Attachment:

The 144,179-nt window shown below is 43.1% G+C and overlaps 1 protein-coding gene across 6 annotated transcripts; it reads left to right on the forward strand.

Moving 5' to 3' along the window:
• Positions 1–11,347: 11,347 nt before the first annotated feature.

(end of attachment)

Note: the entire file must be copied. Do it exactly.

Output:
The 144,179-nt window shown below is 43.1% G+C and overlaps 1 protein-coding gene across 6 annotated transcripts; it reads left to right on the forward strand.

Moving 5' to 3' along the window:
• Positions 1–11,347: 11,347 nt before the first annotated feature.